Rae gave me some general directions as to where the pitch my tent, looks for flat spots. Humm there is a nice one over there, up on a small knoll. Well by the time I reached this knoll I had to be 300 year from the camp. I dropped my drag bag, my backpack, my camera and my parka and let them at the future residence of Penguin Pete the Polar Man and went to the Jamesway to get my tent and sleep kit. I think I ways about 1/4 mile form the Jamesway. Boy I am dumb, nothing but space and I have to act like Mickey the Dunce an set up residence in "Guam'.

Well Rae saw me dragging all my gear and asked me where I was. After finally finding it I pointed it out to her and she suggested a site much closer and flatter then mine. Good idea. I'll move.

I gathered all my gear to the correct spot and took out the tent. Ya right: a bottom, a top, 6 poles and no directions. Think Peter Think. Well, I thought I had made some progress until Ethan came over and offered to help. He said I had it all wrong, not a problem, let's do it right. Well it seem this was Ethan's 4th tent pitching exercise and he had no clue either. A thought, cheat and look at another person's tent that had already been pitched. No way. We can get it. Ya after 20 minutes Ethan ran over and check it out. I had at least started it correctly, but now we know the correct way. We started to set it up and Ethan had to leave for hi ride, the helicopter, would be there in a few minutes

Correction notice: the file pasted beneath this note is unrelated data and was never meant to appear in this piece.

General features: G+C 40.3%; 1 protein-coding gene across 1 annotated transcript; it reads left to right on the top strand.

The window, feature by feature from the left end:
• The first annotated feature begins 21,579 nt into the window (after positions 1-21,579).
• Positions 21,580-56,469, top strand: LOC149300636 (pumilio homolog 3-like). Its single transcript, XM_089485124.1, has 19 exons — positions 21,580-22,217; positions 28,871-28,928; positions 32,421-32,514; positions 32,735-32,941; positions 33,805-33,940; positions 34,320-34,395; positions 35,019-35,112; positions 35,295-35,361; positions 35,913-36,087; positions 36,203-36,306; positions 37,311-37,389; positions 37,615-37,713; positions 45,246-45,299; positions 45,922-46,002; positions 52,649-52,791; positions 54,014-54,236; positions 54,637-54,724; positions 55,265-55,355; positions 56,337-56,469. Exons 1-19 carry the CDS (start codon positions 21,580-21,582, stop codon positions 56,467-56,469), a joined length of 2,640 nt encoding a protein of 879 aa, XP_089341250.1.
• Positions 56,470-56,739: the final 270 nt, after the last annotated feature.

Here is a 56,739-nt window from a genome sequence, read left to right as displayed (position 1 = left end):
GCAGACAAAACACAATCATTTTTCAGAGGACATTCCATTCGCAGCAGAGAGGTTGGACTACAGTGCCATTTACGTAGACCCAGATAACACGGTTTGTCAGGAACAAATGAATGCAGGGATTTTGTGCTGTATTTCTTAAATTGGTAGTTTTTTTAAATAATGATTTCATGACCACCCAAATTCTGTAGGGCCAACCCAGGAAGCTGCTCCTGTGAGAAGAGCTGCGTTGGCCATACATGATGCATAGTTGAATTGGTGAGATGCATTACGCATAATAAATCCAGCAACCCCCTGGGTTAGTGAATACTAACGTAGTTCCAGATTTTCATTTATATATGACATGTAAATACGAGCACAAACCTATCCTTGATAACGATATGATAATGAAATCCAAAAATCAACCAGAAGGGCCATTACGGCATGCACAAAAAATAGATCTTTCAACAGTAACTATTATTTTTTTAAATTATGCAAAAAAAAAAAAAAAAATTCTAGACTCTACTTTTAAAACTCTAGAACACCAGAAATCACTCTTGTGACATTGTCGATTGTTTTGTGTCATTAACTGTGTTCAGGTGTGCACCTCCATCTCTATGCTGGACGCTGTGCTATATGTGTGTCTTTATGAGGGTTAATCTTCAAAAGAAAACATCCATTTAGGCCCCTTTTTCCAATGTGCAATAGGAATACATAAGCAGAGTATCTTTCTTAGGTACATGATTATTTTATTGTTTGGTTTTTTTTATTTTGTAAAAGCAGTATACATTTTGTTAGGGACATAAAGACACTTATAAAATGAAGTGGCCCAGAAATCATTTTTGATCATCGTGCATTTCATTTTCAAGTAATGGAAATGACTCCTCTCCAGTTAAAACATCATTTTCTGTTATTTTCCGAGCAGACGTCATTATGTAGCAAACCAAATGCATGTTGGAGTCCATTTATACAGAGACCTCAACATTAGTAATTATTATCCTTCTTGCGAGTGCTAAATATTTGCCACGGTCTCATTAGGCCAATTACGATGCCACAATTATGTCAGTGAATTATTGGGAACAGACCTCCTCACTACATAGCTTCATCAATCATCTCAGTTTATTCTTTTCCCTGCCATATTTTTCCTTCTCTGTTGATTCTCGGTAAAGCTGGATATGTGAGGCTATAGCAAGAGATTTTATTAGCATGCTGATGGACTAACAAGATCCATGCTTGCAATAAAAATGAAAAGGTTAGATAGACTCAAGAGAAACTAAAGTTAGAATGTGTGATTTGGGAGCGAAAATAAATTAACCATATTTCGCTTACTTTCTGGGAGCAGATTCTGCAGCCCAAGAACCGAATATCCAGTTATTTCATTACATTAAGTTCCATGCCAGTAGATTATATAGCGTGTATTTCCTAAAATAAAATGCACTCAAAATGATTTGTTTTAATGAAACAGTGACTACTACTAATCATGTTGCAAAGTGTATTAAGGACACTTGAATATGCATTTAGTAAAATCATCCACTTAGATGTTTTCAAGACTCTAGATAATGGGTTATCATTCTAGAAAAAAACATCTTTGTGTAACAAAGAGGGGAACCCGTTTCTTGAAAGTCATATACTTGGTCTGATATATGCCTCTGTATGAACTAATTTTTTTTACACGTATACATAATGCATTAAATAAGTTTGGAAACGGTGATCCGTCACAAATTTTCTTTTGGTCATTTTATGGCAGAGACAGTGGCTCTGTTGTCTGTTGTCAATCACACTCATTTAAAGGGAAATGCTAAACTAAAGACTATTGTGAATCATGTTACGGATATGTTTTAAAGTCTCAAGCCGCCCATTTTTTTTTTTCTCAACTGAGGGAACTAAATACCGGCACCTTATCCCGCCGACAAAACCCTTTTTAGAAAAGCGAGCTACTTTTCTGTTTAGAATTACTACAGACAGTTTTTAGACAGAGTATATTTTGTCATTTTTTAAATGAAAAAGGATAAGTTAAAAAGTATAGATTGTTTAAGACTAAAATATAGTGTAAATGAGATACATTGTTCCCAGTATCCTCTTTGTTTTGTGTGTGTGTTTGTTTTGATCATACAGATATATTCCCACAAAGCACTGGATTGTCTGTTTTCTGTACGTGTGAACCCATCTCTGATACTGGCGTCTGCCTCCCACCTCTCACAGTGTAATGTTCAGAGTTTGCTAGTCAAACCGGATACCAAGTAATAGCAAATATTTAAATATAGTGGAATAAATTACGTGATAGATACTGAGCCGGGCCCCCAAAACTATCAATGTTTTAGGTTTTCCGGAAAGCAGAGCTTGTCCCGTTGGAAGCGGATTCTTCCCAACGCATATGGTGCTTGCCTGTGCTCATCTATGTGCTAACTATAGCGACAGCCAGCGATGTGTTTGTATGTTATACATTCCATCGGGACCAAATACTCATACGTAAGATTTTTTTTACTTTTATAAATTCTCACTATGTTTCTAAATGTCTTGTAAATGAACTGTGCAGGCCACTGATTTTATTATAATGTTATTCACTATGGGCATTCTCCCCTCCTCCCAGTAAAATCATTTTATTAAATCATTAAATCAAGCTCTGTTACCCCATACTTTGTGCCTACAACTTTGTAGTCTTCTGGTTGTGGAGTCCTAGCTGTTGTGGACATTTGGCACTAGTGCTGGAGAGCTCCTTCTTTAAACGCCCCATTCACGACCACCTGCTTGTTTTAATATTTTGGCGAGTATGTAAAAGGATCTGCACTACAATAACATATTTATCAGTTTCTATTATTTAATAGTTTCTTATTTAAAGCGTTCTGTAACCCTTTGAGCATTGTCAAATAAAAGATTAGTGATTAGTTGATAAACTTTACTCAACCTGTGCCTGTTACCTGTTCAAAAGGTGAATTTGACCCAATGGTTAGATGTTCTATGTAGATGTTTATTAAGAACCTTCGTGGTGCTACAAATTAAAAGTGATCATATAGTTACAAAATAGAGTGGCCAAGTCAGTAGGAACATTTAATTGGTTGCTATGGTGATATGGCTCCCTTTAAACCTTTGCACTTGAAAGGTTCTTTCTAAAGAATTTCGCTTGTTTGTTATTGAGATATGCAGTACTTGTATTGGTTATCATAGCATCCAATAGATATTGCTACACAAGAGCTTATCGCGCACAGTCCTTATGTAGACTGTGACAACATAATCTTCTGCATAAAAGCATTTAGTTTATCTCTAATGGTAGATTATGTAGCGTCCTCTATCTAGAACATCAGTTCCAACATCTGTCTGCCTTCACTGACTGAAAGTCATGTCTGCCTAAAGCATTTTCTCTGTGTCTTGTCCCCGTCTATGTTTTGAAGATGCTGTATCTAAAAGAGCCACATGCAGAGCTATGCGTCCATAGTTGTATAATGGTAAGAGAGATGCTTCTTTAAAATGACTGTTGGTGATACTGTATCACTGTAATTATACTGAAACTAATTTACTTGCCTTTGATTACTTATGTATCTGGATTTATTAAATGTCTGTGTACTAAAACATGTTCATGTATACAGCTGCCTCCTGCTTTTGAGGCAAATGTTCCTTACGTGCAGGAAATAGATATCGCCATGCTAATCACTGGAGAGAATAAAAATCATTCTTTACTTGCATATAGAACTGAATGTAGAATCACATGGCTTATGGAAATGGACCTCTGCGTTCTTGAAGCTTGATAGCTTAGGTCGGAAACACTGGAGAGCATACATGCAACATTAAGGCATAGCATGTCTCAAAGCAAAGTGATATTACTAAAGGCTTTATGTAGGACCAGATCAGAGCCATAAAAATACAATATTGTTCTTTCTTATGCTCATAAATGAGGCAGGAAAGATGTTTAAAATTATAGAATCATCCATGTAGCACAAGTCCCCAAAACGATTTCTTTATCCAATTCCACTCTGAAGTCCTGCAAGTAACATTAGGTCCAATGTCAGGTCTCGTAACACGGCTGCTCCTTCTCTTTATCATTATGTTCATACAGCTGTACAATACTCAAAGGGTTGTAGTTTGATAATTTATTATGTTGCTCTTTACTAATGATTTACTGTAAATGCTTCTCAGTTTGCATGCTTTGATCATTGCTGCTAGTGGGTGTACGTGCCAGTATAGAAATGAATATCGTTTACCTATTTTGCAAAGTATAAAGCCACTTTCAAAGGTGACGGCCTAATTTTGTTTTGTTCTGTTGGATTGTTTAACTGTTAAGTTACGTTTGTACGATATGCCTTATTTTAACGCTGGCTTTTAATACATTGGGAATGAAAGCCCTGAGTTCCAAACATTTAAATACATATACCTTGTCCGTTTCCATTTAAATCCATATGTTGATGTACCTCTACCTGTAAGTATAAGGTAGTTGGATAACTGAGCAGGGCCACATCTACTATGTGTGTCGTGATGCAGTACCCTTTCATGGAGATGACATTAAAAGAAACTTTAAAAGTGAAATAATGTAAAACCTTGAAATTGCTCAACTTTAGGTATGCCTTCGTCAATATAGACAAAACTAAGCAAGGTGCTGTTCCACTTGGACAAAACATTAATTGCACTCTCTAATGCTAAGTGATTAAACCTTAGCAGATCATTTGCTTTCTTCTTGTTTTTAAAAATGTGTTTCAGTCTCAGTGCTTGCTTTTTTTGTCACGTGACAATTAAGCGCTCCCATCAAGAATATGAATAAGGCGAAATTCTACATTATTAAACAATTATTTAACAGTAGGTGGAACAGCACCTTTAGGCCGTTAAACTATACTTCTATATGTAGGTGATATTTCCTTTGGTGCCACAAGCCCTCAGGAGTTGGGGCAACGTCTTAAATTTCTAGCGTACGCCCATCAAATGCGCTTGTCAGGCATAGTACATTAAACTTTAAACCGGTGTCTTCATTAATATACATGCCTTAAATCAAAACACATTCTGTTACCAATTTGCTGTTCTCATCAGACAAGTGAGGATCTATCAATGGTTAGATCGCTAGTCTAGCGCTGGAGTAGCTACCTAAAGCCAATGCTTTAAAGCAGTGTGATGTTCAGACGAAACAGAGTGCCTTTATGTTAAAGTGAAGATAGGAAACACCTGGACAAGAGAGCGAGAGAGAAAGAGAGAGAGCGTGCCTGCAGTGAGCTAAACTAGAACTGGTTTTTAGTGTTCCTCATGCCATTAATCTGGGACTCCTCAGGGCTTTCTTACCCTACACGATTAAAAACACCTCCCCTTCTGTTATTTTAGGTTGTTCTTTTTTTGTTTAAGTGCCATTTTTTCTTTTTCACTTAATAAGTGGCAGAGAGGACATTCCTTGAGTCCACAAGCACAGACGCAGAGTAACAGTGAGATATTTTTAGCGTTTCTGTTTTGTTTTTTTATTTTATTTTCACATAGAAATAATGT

It took me two and a quarter hours to set the tent up, thank goodness there was no serious wind and the temperature is relatively mild. I went in and put down my thinsulate pad, my air mattress, my sleeping bag with liner and all my gear. I laid back and looked outside and WOW!. There in front of my front door, maybe 50 feet away, is about a 90 foot wall of ice, the Canada Glacier. Unreal!. I almost feel asleep, the view, the total silence and the knowledge that I had finally made it to the dry valley to do scientific research. It doesn't get much better then this.

I walked back to the camp and met Rae on the way. She said there was turkey soup on the porch and just to help myself. The rules are you make your own breakfast and lunch, she does dinner.

I had some soup. Thomas was in the hut so I asked him if it was safe to walk out on Lake Hoare and around the South (I guess) edge of the glacier. He said sure. I gathered up my cameras came back to the camp, signed out on the white board (Name, date time out time expected in and for long trips times for check ins a security thing.)